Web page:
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CPC flexes muscles to combat corruption in "arduous" mission
2010-01-12
      BEIJING, Jan. 12 (Xinhua) -- China was flexing its muscles to fight corruption which was still an "persistent, complicated and arduous" task, said an expert as the internal anti-graft body of the Communist Party of China (CPC) convened its three-day plenary session.

    President Hu Jintao told the meeting of the CPC Central Commission for Discipline Inspection (CCDI) that the Party should "fully recognize the situation of the fight against corruption," which was "persistent, complicated and arduous."

    Last year, at least 15 ministerial or provincial level officials, including heads of State-owned enterprises (SOE), were investigated for corruption, nine of whom were referred for prosecution, the CCDI said.

    Among them were former Supreme People's Court Vice President Huang Songyou, who was the first supreme court justice in China removed for grave violations of the law and the Party discipline.

    "The graft fight and the promotion of a clean and honest work among Party cadres has a great bearing on the Party's survival," Prof. Huang Zongliang of Beijing University told Xinhua.

    Huang said despite the arrests of many high-ranking officials, the graft situation did not "show any sign of relaxation," citing the 2009 corruption index of the Transparency International, a Berlin-based non-government organization.

    Among the annual ranking of the world's countries and regions of 180, China ranked 72nd. Countries and regions towards the end of the list means more corrupt.

    Huang said China's ranking was low and there was little progress compared with that of previous years.

    ASSET REPORTING SYSTEM IN THE PIPELINE

    He said to build a system of officials' asset reporting was an effective way to prevent corruption.

    The communique of the last CCDI plenary session in September said officials should "report their properties and investment as well as employment of their spouse and children," and authorities should enhance management of officials who had family members living overseas.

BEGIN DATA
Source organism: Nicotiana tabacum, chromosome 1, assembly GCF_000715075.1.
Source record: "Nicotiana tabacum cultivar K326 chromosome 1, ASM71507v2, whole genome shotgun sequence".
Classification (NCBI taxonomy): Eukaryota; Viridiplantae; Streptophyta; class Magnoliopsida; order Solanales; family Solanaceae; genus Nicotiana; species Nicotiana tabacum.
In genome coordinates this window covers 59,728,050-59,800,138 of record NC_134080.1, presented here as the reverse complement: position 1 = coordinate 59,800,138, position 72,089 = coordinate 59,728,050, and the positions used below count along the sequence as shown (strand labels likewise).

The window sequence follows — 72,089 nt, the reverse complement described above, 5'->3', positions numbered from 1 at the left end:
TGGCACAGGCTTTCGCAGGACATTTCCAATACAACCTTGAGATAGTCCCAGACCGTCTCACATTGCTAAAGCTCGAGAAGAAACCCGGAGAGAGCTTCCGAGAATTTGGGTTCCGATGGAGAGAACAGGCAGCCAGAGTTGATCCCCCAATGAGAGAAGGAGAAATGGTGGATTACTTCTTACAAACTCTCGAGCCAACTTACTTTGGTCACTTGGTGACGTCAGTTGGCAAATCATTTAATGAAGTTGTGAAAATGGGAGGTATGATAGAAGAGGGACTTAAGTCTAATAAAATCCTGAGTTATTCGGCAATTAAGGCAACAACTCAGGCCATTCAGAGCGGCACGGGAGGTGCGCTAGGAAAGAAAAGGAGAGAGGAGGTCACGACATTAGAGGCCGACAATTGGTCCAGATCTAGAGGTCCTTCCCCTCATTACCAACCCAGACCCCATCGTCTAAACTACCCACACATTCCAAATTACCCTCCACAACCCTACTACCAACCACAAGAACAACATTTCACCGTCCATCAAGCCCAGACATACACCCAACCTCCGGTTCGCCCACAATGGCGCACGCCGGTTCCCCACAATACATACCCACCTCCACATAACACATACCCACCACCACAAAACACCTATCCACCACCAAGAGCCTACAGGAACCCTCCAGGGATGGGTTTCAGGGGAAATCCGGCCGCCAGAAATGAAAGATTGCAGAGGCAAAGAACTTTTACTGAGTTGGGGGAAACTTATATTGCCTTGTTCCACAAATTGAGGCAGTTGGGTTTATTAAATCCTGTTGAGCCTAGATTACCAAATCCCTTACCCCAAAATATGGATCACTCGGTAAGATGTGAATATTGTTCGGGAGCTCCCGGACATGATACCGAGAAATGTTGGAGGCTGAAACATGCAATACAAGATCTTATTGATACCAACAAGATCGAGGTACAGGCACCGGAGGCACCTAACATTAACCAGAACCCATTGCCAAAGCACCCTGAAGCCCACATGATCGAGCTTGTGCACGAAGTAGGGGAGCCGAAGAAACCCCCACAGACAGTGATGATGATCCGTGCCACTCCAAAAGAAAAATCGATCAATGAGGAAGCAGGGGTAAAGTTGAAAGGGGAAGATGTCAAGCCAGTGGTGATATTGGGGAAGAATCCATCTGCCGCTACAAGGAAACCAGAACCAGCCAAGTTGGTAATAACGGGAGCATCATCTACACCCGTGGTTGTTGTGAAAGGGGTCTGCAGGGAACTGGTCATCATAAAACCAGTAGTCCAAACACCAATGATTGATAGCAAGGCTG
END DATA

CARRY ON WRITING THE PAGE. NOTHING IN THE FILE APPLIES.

Such requirement was in response to several cases of corrupt officials who fled the country with huge amount of public funds.

    Huang said the public applauded the move to set up an officials' assets declaration system, as it signaled the Party's effort in pushing for transparency.

    Currently, the program has been tested in several regions, including eastern Zhejiang and Shanghai and far western Xinjiang.

    At the CCDI's plenary session Tuesday, Hu, also general secretary of the CPC Central Committee, said supervision and monitoring should be enhanced to form an effective corruption prevention system.

    Vice Minister of Supervision Qu Wanxiang also pledged last week to tighten supervision on the SOEs and fight corruption among their executives.

    At least 35 senior executives of China's large SOEs faced corruption charges last year, said a report by Faren Magazine, affiliated to the Legal Daily and overseen by the Ministry of Justice.

    Among them was Kang Rixin, general manager of the China National Nuclear Corporation (CNNC), who has been under investigation for alleged grave violations of Party discipline since August.

    Another prominent case involved Chen Tonghai, former chairman of China's state-run oil refiner Sinopec, who was found to have taken almost 200 million yuan (29.4 million U.S. dollars) in bribes and given a death sentence with a two-year reprieve in July.

    Latest statistics show more than 106,000 officials in China were penalized for disciplinary violations from January to November last year.

    President Hu vowed that no corrupt official would be above the law and Party discipline.

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